3 Weathering – The breakup of rock due to exposure to process that occur on Earth’s surface.
4 Mechanical Weathering - (disintegration) the breakdown of rock into smaller pieces (no change in composition)Frost wedging occurs when water gets into cracks of the rock and freezes when freezing water occupies 10% more space.Bare mountaintops are very susceptible forming large sharp cornered boulder fields belowPavement potholes are also caused by frost wedging
5 Abrasion – caused by water wind and ice scraping rocks, sand and pebbles against one another. Plants and animalsRoots grow and split rockAnimals make holesUpward ExpansionExfoliation – the release of pressure from overlying rocks causes rocks underneath to expand upward and crack.
6 Chemical weathering – (decomposition) Takes place when the rock’s minerals are chemically changed into something different. Usually caused by water or water vapor
7 Hydrolysis – reaction of water with other substances Usually increased in effect due to an acid in the waterCarbonic acid – rainwater with CO2 has the greatest effect on calcite (limestone) forming underground caverns.Acid rain – sulfur dioxide, nitrogen and carbon dioxide released by industries react with water in the air.
8 Oxidation - oxygen with other substances Oxygen and iron will form a red iron oxide called hematite
9 Rates of WeatheringThe more the rock is broken down the faster it weathers due to more surface area exposed to water.Composition of the rockSandstone with a silica (quartz) cement is more durable than one with a calcite cementClimate – a warm wet environment is more conductive to both chemical and mechanical weathering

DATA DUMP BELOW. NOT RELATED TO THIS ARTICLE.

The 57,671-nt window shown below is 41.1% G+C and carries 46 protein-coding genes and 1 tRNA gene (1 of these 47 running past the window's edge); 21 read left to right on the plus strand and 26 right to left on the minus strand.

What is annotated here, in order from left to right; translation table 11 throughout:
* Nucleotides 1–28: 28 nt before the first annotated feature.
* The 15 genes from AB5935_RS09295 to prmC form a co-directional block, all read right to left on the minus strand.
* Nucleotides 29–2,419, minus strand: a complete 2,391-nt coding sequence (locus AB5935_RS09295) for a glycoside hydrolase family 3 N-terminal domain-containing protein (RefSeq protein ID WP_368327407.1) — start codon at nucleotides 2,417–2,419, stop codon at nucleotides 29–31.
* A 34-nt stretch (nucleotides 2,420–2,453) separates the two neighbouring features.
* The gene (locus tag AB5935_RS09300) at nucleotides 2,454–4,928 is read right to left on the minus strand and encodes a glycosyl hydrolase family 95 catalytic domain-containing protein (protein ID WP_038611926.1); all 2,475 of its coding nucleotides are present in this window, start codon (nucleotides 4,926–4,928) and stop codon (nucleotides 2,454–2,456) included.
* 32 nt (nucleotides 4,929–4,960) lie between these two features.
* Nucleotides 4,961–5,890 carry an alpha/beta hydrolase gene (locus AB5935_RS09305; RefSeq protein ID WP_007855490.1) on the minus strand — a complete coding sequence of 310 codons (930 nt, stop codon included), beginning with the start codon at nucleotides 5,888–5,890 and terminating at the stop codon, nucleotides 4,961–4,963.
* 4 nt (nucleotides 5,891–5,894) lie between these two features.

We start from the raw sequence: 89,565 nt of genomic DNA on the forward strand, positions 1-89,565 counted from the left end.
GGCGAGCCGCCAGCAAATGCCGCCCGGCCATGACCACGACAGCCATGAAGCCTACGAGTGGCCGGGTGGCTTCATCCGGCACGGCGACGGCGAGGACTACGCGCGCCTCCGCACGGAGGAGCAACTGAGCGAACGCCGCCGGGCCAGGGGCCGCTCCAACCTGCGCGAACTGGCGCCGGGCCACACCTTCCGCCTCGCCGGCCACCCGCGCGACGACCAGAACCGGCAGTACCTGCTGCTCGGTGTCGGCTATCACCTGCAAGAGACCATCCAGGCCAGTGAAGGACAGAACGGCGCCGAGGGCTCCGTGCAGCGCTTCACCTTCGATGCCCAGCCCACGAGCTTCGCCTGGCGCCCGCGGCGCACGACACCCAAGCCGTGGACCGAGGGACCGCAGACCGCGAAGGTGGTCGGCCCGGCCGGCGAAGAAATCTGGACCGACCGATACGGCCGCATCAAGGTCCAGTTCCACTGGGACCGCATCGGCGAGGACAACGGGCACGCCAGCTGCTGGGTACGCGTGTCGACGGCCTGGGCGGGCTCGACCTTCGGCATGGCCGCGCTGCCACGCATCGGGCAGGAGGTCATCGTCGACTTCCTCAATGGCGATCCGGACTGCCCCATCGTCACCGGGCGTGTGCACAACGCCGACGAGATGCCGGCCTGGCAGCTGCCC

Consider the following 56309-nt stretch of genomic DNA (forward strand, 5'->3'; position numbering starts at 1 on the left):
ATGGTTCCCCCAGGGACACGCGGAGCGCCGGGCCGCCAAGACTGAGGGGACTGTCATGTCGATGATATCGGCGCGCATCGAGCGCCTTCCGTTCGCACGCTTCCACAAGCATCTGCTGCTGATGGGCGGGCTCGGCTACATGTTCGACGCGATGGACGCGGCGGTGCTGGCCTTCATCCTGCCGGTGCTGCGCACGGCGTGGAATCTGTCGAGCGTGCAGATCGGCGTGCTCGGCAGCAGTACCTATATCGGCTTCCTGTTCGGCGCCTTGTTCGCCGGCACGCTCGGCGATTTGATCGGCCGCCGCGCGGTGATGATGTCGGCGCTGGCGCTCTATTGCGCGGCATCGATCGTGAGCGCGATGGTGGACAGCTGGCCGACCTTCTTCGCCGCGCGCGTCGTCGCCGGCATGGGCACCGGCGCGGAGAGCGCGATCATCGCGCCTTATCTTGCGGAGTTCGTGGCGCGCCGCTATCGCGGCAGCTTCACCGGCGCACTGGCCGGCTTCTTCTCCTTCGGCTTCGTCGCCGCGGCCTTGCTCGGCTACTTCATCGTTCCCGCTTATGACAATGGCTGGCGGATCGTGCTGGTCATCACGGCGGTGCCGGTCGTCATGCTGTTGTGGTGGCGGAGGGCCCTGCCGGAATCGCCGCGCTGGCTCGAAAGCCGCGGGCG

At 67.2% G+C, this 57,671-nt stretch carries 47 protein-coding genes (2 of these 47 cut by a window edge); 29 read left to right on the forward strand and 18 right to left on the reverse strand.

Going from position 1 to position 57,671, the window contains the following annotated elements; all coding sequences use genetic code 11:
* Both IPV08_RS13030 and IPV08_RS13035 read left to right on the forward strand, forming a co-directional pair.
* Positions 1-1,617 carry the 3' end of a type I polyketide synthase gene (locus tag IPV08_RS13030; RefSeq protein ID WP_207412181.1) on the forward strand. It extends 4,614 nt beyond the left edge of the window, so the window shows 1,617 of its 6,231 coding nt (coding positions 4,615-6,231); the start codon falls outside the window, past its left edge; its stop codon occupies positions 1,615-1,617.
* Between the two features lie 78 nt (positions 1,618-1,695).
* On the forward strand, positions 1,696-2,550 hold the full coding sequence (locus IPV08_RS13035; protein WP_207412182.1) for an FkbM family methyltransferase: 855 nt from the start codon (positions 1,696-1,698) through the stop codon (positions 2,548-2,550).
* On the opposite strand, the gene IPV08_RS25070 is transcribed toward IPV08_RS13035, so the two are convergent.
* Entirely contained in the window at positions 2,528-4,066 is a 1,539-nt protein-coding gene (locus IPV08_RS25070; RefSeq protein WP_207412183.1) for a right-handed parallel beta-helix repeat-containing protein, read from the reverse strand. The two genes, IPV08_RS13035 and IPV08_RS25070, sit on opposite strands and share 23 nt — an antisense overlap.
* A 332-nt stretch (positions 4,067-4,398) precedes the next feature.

11 Soil – is made of loose weathered rock material with organic matter (dead stuff)
12 How soil forms Parent material – what the soil came from Residual – from the under laying rockTransported - brought in by rivers glaciers or wind and deposited in the area.Soil Profile – how the soil is layered in 3 distinct zonesA horizon – usually dark to light gray (topsoil)B horizon – often red to brown (subsoil)C horizon – partially weathered bedrock
13 Soil Composition – most important factor is climate p.266 in book. Tropical forest soil – has a very deep soil profile because of the warm wet region it forms in.
15 Mass Movement (The downward transportation of weathered material by gravity) Erosion (the removal and transport of material by natural agents)
16 Types of Mass Movements Loose rock material continually moving downhill after it has been weathered. May form a talus pile at the base of a steep hill or mountain a talus pile can have a 40° slope.Landslide - movement of bedrock and soil down slope.Creep – a very slow down slope movement – fence post or trees may move over time.Slump – Blocks of land fall straight down.Earth flow – Mass of weathered material and water move down slope.Mudflow – rapid movement of water with large amounts of suspended clay and silt
18 Soil as a resourceLess than 25% of earth’s land can be used for crop growing.
19 Soil fertility – the ability of soil to grow plants Determined by the minerals, water and organic matter in the soilSoil DepletionCaused by crop plants using up the soils nutrients and not being replaced because the organic material from the plants is not replacedFertilizers are used to replenish nutrients, but cause serious environmental damages.Salinization – When desert soils are artificially watered, the water leaves behind minerals that accumulate over years and the soils can no longer sustain crops.
20 Erosion and Soil Conservation Types of Soil ConservationWindbreaks – trees planted along fields to break up the windConstructing terraces – to slow the water running downhillContour forming – Plow with the contour lines to reduce the speed of downhill water.Strip farming – Alternate bare ground crops (corn) with ground covering crops (alfalfa).